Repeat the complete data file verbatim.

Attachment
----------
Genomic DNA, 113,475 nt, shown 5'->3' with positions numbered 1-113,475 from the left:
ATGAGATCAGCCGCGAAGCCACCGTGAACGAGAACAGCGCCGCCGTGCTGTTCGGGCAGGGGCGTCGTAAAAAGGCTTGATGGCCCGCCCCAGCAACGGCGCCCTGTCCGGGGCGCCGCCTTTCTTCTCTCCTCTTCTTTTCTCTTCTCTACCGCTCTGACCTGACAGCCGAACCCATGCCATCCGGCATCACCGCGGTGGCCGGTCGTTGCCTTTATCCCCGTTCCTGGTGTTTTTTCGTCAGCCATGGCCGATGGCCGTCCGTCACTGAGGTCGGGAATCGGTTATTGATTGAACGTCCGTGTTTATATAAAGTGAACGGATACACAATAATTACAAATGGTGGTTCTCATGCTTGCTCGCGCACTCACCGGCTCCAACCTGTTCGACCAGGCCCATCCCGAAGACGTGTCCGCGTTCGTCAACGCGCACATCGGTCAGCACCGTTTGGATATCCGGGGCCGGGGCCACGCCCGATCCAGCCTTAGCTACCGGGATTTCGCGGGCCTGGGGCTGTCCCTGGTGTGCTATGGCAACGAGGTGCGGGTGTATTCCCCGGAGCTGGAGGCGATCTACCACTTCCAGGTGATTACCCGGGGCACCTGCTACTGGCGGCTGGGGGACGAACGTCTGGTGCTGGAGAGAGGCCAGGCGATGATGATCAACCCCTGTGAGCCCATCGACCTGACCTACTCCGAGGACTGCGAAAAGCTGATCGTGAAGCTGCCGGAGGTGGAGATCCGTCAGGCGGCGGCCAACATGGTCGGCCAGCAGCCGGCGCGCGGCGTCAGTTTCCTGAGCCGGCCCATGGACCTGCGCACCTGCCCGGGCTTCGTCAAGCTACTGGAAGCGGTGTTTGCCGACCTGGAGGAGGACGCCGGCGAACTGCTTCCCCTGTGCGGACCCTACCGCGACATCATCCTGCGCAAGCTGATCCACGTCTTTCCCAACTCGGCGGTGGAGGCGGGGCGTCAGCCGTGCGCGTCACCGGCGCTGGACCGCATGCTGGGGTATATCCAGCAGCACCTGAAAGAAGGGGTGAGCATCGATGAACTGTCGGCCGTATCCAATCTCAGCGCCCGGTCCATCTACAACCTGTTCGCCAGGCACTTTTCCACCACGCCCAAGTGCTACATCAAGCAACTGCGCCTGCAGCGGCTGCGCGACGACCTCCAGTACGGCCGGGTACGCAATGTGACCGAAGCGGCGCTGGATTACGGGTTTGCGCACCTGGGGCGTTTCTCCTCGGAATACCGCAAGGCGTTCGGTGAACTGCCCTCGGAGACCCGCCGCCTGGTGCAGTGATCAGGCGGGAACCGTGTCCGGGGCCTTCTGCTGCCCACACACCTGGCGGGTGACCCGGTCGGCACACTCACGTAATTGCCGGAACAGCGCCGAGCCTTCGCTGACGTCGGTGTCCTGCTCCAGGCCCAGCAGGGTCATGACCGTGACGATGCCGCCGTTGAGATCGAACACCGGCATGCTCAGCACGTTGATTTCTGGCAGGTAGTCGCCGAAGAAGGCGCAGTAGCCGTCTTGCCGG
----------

Genomic DNA, 113,475 nt, shown 5'->3' with positions numbered 1-113,475 from the left:
ATGAGATCAGCCGCGAAGCCACCGTGAACGAGAACAGCGCCGCCGTGCTGTTCGGGCAGGGGCGTCGTAAAAAGGCTTGATGGCCCGCCCCAGCAACGGCGCCCTGTCCGGGGCGCCGCCTTTCTTCTCTCCTCTTCTTTTCTCTTCTCTACCGCTCTGACCTGACAGCCGAACCCATGCCATCCGGCATCACCGCGGTGGCCGGTCGTTGCCTTTATCCCCGTTCCTGGTGTTTTTTCGTCAGCCATGGCCGATGGCCGTCCGTCACTGAGGTCGGGAATCGGTTATTGATTGAACGTCCGTGTTTATATAAAGTGAACGGATACACAATAATTACAAATGGTGGTTCTCATGCTTGCTCGCGCACTCACCGGCTCCAACCTGTTCGACCAGGCCCATCCCGAAGACGTGTCCGCGTTCGTCAACGCGCACATCGGTCAGCACCGTTTGGATATCCGGGGCCGGGGCCACGCCCGATCCAGCCTTAGCTACCGGGATTTCGCGGGCCTGGGGCTGTCCCTGGTGTGCTATGGCAACGAGGTGCGGGTGTATTCCCCGGAGCTGGAGGCGATCTACCACTTCCAGGTGATTACCCGGGGCACCTGCTACTGGCGGCTGGGGGACGAACGTCTGGTGCTGGAGAGAGGCCAGGCGATGATGATCAACCCCTGTGAGCCCATCGACCTGACCTACTCCGAGGACTGCGAAAAGCTGATCGTGAAGCTGCCGGAGGTGGAGATCCGTCAGGCGGCGGCCAACATGGTCGGCCAGCAGCCGGCGCGCGGCGTCAGTTTCCTGAGCCGGCCCATGGACCTGCGCACCTGCCCGGGCTTCGTCAAGCTACTGGAAGCGGTGTTTGCCGACCTGGAGGAGGACGCCGGCGAACTGCTTCCCCTGTGCGGACCCTACCGCGACATCATCCTGCGCAAGCTGATCCACGTCTTTCCCAACTCGGCGGTGGAGGCGGGGCGTCAGCCGTGCGCGTCACCGGCGCTGGACCGCATGCTGGGGTATATCCAGCAGCACCTGAAAGAAGGGGTGAGCATCGATGAACTGTCGGCCGTATCCAATCTCAGCGCCCGGTCCATCTACAACCTGTTCGCCAGGCACTTTTCCACCACGCCCAAGTGCTACATCAAGCAACTGCGCCTGCAGCGGCTGCGCGACGACCTCCAGTACGGCCGGGTACGCAATGTGACCGAAGCGGCGCTGGATTACGGGTTTGCGCACCTGGGGCGTTTCTCCTCGGAATACCGCAAGGCGTTCGGTGAACTGCCCTCGGAGACCCGCCGCCTGGTGCAGTGATCAGGCGGGAACCGTGTCCGGGGCCTTCTGCTGCCCACACACCTGGCGGGTGACCCGGTCGGCACACTCACGTAATTGCCGGAACAGCGCCGAGCCTTCGCTGACGTCGGTGTCCTGCTCCAGGCCCAGCAGGGTCATGACCGTGACGATGCCGCCGTTGAGATCGAACACCGGCATGCTCAGCACGTTGATTTCTGGCAGGTAGTCGCCGAAGAAGGCGCAGTAGCCGTCTTGCCGG